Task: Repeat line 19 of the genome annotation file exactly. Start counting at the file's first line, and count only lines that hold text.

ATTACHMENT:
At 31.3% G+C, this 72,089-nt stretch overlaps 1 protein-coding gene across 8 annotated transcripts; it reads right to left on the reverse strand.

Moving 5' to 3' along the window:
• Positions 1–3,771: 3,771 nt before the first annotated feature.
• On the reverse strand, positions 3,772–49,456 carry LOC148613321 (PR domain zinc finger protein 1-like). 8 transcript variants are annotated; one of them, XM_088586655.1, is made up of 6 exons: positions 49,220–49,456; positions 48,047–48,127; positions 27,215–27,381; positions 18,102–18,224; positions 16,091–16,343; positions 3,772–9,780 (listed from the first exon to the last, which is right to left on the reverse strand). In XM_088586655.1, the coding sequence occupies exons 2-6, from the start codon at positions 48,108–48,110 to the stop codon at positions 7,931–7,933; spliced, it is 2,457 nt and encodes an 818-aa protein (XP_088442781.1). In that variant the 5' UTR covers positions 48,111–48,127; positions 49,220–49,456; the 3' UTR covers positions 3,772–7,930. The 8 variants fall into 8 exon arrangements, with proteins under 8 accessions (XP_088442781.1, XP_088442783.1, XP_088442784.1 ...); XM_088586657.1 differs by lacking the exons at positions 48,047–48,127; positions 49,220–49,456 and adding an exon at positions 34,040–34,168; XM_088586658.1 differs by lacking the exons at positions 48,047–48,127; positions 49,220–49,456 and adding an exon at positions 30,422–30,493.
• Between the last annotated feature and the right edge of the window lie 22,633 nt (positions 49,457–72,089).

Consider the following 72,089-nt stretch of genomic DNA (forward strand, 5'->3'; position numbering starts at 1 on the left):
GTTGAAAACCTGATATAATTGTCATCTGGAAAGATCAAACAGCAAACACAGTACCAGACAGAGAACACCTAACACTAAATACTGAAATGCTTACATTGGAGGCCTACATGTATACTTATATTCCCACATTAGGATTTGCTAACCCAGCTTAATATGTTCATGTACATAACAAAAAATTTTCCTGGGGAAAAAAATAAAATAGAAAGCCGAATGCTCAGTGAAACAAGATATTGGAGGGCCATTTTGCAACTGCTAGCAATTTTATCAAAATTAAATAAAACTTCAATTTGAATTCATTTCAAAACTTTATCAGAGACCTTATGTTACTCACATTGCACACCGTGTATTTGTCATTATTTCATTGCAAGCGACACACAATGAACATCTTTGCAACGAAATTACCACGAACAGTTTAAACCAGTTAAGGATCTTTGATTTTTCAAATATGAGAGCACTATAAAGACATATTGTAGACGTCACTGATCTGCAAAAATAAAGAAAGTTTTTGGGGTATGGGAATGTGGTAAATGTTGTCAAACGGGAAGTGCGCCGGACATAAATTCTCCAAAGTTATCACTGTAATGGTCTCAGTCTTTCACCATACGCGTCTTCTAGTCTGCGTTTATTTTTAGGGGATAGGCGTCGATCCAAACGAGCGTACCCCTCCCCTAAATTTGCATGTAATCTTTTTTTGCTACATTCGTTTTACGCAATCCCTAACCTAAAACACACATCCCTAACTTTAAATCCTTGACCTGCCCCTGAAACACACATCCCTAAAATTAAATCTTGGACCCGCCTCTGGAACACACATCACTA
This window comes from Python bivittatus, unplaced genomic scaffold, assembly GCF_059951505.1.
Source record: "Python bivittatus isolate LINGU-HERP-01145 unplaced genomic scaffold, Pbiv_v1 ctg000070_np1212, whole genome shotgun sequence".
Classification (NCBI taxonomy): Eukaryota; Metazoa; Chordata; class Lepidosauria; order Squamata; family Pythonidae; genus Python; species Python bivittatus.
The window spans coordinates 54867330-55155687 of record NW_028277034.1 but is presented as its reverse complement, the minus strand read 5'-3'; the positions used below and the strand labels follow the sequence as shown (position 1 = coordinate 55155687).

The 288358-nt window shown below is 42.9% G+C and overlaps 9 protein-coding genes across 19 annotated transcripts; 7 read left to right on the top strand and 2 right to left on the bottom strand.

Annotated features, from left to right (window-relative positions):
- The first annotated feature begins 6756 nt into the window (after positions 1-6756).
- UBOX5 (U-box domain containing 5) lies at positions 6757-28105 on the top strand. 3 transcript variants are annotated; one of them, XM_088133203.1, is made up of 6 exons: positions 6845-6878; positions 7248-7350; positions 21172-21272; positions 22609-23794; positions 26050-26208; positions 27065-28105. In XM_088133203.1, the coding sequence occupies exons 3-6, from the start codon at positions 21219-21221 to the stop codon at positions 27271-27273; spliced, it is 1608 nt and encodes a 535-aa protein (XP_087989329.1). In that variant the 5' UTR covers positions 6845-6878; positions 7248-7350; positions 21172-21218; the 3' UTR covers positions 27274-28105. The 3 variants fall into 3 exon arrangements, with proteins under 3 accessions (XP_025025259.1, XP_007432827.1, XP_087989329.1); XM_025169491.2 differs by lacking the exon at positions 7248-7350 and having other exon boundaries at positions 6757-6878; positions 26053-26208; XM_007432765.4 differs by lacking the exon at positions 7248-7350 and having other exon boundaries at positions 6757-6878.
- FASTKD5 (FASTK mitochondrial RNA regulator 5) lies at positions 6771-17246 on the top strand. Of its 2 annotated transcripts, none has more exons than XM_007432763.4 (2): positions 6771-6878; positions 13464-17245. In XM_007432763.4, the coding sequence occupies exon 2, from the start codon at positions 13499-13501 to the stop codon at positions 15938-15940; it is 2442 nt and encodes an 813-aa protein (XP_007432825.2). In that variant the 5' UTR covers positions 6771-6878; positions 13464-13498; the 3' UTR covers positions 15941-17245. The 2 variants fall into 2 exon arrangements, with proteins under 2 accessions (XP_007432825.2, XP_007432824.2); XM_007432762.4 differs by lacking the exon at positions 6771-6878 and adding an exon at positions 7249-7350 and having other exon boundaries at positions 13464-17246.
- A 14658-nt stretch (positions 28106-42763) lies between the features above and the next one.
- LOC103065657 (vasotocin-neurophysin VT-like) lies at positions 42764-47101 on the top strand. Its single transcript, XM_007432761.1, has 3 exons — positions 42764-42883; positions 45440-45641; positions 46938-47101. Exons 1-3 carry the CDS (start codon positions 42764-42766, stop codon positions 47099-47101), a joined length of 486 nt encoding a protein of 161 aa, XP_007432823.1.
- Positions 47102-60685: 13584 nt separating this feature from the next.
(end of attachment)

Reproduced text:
- Positions 47102-60685: 13584 nt separating this feature from the next.